'Darcy and O'Mara' is a novel by Arthur Cronin.
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Wednesday, March 16, 2005

Around the house.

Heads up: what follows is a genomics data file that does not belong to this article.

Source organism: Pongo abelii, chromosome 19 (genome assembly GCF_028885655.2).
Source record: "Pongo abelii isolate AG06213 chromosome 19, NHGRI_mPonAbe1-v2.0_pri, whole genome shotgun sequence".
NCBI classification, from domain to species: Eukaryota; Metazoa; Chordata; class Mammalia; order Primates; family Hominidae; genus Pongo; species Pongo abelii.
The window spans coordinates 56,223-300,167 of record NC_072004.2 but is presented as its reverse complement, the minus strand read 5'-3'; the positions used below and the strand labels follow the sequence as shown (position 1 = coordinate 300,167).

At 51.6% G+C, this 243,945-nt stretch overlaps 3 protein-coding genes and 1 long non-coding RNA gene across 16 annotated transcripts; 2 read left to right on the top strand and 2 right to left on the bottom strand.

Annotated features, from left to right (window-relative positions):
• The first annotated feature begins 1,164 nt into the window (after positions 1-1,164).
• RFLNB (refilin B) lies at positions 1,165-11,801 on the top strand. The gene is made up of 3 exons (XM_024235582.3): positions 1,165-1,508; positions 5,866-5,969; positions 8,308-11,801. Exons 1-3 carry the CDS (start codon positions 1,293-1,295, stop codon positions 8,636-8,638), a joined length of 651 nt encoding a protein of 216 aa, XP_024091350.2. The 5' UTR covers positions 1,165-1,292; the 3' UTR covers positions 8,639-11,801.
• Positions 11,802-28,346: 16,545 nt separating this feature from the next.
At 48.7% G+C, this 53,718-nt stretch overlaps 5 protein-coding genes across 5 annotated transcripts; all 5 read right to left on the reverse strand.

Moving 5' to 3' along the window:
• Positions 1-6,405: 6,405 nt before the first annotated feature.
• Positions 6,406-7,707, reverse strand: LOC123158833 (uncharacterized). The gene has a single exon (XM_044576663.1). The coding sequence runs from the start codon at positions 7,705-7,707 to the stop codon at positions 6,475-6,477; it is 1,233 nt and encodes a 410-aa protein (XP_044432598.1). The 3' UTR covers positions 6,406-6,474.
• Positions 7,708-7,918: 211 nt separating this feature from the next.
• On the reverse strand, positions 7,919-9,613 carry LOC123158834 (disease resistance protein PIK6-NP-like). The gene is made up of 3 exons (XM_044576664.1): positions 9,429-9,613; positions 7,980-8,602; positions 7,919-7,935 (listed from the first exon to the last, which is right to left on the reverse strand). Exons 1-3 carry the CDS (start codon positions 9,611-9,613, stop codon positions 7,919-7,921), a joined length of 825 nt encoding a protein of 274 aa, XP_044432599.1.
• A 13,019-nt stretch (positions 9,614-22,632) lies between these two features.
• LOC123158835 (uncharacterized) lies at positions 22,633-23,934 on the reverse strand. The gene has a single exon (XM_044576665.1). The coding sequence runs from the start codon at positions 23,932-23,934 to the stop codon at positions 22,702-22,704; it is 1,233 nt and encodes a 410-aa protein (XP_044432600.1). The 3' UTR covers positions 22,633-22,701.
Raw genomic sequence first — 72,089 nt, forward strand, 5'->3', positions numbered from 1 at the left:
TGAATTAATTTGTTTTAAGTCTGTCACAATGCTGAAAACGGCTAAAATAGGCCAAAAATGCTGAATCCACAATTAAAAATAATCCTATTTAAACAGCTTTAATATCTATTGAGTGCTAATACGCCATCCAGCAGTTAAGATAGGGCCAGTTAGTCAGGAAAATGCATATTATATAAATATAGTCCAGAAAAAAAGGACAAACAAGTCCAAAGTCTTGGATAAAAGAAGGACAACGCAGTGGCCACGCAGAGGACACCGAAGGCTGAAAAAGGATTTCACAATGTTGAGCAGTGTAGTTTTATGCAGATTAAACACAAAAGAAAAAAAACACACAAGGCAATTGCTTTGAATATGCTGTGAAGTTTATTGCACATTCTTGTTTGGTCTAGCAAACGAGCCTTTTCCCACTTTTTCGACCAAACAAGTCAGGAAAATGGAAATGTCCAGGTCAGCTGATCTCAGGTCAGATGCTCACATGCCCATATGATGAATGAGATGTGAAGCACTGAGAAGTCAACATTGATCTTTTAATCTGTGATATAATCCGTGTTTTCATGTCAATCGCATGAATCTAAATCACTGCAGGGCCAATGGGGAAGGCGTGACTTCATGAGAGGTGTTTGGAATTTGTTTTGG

I cleaned out some of the sheds at the back of the garden. Well, I took some stuff out and put it back in again in a slightly different order. It’s been years since I last did that. I cleaned the windows. It’s been years since I did that too, so the sheds are much brighter inside now. At least when they were dark they didn’t look as if they needed to be cleaned out inside.